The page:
S&P Global Ratings, a leader in providing credit ratings, announced a crucial series of stability assessments for various stablecoins on Dec. 12, rating each asset’s stability strength on a five-point scale.

Lapo Guadagnuolo, senior analyst at S&P Global Ratings, said:

“We see stablecoins becoming further embedded into the fabric of financial markets, acting as an important bridge between digital and real-world assets … Our evaluations consider a variety of elements that can cause [stablecoins] to depeg below or above their targeted value”

Guadagnuolo noted that stablecoins are “not immune” to factors including asset quality, governance, and liquidity. Elsewhere in the announcement, S&P Global said that its ratings take into account quality risks, how over-collateralization and liquidation mechanisms limit risks, plus factors in five other areas.

The scale specifically aims to assess each stablecoin’s ability to maintain a stable value against a fiat currency, according to S&P Global. All stablecoins assessed so far by the company are pegged to the U.S. dollar.

USDC and Tether among stablecoins assessed

S&P Global identified Circle‘s USD Coin (USDC) as one of the strongest stablecoins on the market. In a dedicated report, the firm said that USDC is fully backed by low-risk assets and granted a score of 1 — the best possible rating. However, it ultimately adjusted the score downward to a rating of 2, writing that there is “insufficient precedent” on whether assets would be protected if Circle were to enter bankruptcy.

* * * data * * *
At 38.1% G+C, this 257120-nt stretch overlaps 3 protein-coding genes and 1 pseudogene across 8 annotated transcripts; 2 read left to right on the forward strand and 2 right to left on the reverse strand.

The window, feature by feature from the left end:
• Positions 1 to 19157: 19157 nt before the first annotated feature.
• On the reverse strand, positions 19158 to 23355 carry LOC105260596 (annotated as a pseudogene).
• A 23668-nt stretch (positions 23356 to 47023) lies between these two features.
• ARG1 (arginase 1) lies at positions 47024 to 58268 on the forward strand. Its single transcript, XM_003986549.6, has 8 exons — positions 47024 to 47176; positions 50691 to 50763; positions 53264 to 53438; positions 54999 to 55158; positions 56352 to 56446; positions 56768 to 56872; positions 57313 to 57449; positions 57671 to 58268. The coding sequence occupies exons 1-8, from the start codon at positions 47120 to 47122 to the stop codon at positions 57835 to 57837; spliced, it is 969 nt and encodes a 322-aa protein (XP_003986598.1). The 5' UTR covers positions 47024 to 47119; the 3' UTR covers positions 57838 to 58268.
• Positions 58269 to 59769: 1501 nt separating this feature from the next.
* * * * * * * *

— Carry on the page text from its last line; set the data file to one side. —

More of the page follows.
The company also listed the Gemini Dollar (GUSD) and Paxos’ Pax Dollar (USDP) among the strongest stablecoins, granting each an overall rating of 2.

In another report, S&P Global said that Tether (USDT)’s ability to maintain its fiat peg is ‘constrained’ and granted a rating of 4 — the second worst possible rating. The firm noted a lack of information about the parties involved in USDT’s reserves. It also said that Tether lacks transparency on reserve management and risk appetite, lacks a regulatory framework, and does not segregate assets to protect against the issuer’s insolvency. It also described redemption limitations.

S&P similarly assigned overall ratings of 4 or “constrained” to First Digital USD (FDUSD) and Dai (DAI). Finally, the company assigned ratings of 5 to TrueUSD (TUSD) and Frax (FRAX), identifying those stablecoins as the weakest.